Yet another event, dated August 4, was to be a “midsummer frolic” beginning at 9 p.m., with draft beer and spaghetti. The last social event mentioned was a Valentine’s meeting with a “social program” planned for Saturday, February 16 [1952]. Events seemed to be admission-by-card only. Other cryptic entries mentioned the Loan Fund, Housing & Employment Committee, the Membership Committee, the Entertainment Committee, and the Legal Aid Committee, of which Bird was chair. “NAACP” is noted without any further comment. Interestingly, Bird’s name is consistently spelled “Byrd” throughout, and C. Todd White’s book lists “M. Byrd” as Merton Bird’s pseudonym. Some members’ names and addresses are written throughout the entries, and there’s an intriguing mention of a seal and articles of incorporation. Sagarin remarked that meetings were originally held monthly, and then semimonthly. Meetings, he said, usually drew about 35 attendees, with a larger group attending the socials.

Reproduced in Legg’s 1994 book and credited to “ONE’s Baker Memorial Library and Archives” is a 1951 invitation, engraved in Gothic script, to a Knights social event: the fourth anniversary party of “Gene and Edward” on May 12, 1951, from 9 p.m. to 3 a.m. Legg stated that guests at that event were “a comfortable mix of races and assorted personal relationships including both men’s Beverly Hills employers and their families.” ONE Archives’ handwritten meeting notes do include some female first names, and one name that could possibly begin with “Mrs.”

When did the end come? ONE Archives’ file contains no information about the group beyond a handwritten list, dated February 15, 1952, of fourteen members (including Bird and Legg) who owed dues. On that date, the group had $14.15 in the bank. In 1952, Legg and Bird numbered among the founders of ONE, Inc., a group within the Mattachine that published ONE magazine. White mentions that Bird appeared to have offered the Knights’ charter as a model, or to offer a merger with the Knights, neither of which were accepted. Sagarin noted that “for all practical purposes it had disappeared from the scene” by 1953, though an occasional meeting was held after that date.

A 1966 article in Tangents magazine by Richard Conger implied that the Knights, “formerly of Los Angeles,” were represented at the ONE Institute Midwinter Session, an educational program for gay men and lesbians held on an almost yearly basis in various cities and considered a precursor to today’s academic programs. The Institute was the brainchild of Legg. Sidney Roth-man reported of the Knights: “Its originality lay in its avowed intention to enroll men and women alike and their parents and other relatives on an interracial basis. Its meetings and large social gatherings appear not to have been matched in attendance until this present year (1965) by a few social events staged in San Francisco as the joint effort of several homophile organizations in that city. The Knights continued for three or four years but eventually found themselves overshadowed by another Los Angeles development … The Mattachine.” (Conger and Rothman were, according to Vern Bullough, two of Legg’s pseudonyms.)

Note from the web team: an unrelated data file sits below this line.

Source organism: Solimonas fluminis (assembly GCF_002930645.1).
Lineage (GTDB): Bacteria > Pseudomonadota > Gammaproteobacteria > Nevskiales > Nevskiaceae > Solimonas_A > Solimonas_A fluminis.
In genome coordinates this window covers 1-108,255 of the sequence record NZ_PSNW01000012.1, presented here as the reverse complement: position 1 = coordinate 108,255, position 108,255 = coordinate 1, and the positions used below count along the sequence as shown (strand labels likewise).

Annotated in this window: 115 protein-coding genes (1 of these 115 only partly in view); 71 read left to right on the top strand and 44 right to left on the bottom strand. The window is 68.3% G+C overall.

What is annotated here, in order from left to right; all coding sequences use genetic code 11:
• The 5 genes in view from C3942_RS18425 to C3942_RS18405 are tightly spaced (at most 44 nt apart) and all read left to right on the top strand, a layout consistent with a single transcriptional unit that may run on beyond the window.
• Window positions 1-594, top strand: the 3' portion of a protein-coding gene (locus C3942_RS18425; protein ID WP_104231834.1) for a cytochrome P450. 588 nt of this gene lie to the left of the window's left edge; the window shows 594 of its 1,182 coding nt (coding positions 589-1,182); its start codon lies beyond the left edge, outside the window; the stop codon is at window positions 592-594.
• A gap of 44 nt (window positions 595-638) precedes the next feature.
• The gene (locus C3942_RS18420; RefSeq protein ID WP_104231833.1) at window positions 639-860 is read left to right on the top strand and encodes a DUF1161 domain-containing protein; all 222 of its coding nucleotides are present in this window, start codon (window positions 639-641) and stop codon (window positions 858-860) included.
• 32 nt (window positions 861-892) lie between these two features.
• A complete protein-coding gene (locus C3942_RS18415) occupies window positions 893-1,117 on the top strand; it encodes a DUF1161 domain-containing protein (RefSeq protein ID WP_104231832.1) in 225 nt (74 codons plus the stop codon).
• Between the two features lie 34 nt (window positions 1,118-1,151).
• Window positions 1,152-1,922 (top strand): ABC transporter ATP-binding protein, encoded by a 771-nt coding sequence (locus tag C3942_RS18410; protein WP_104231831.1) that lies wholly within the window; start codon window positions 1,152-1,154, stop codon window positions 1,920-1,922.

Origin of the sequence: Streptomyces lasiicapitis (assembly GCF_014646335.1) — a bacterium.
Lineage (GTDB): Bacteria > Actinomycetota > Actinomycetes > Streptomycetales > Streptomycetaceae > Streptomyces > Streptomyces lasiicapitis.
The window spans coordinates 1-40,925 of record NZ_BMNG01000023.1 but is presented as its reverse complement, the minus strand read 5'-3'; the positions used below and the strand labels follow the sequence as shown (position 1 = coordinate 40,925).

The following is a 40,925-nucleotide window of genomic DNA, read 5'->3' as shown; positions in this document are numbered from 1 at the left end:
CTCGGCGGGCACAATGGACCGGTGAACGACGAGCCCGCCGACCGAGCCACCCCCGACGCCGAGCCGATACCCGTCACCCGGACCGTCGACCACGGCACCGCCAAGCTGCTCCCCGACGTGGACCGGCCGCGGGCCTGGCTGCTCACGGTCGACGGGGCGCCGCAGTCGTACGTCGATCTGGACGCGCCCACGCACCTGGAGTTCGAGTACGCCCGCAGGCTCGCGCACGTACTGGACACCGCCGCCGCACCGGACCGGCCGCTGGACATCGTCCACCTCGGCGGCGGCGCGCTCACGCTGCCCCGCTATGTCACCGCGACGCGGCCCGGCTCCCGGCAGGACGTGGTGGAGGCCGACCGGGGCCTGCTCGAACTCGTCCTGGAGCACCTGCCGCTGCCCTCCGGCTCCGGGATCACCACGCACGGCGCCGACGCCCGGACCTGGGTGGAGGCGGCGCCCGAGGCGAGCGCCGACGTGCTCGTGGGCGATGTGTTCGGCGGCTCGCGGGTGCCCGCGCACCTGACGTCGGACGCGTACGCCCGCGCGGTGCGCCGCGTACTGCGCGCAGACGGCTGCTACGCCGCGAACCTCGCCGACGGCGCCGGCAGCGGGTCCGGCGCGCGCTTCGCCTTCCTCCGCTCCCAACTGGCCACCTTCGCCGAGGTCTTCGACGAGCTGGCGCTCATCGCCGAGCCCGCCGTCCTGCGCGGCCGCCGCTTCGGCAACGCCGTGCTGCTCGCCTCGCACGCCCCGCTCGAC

When Legg died in 1994 at the age of 89, he was survived by his partner of over thirty years, John (Johnny) Nojima, who died a few years ago. Very little is known at this time about Merton L. Bird.

ONE’s file contains the names and addresses of some of the earliest Knights. Can any of them be traced? Are any of their addresses close to those noted on the map of “significant locations” in White’s book? What might the archives of other California institutions contain? Did any of the Knights’ files migrate to other gay organizations following a very celebrated “heist” of papers in 1965 by another ONE, Inc. founder, Don Slater, due to personal and professional disputes with Legg? Does the NAACP’s L.A. chapter keep records back to the 1950’s? What about the archives of the Wilfandel Club? More research is waiting to be done on this fascinating and pioneering organization.

I’m grateful to the archivists at ONE National Gay & Lesbian Archives in LA., particularly to Loni Shibuyama. This article would not have been possible without Lillian Faderman ‘s assistance, and I would, also like to thank Philip Clark, Wayne Dynes, Joseph Hawkins, and C. Todd White.


  • Bullough, Vern L. Before Stonewall; Activists for Gay and Lesbian Rights in Historical Context. Harrington Park Press, 2002.
  • Cain, Paul D. Leading the Parade: Conversations with America’s Most Influential Lesbians and Gay Men. Scarecrow Press, 2002.
  • Conger, Richard (pseud.). Where the Mainstream Flows. ONE 14:2, 1966.
  • D’Emilio, John. Sexual Politics, Sexual Communities: The Making of a Homosexual Minority in the United States. 1940-1970. Univ. of Chicago Press, 1983.
  • Dynes, Wayne. “W. Dorr Legg.” in Gay & Lesbian Biography, edited by Michael J. Tyrkus. St. James Press, 1997.
  • Faderman, Lillian, and Stuart Timmons. Gay LA.: A History of Sexual Outlaws, Power Politics, and Lipstick Lesbians. Basic Books, 2006.
  • Hansen, Joseph. A Few Doors West of Hope: The Life and Times of Dauntless Don Slater. Homosexual Information Center, 1998.
  • Katz, Jonathan. Gay American History: Lesbians and Gay Men in the USA.: A Documentary. Crowell, 1976.
  • Knights of the Clock(s) File. ONE National Gay & Lesbian Archives, Los Angeles. Legg, W. Dorr, ed. Homophile Studies in Theory and Practice. ONE Institute Press, 1994.
  • Rothman, Sidney (pseud.). The Homophile Movement. ONE 13:12, 1965.
  • Sagarin, Edward (pseud.). Structure and Ideology in an Association of Deviants. Arno Press, 1966.
  • White, C. Todd. Pre-Gay LA.: A Social History of the. Movement for Homosexual Rights. Univ. of Illinois Press, 2009.
  • Martha E. Stone, literary editor of this magazine, is a reference librarian by day.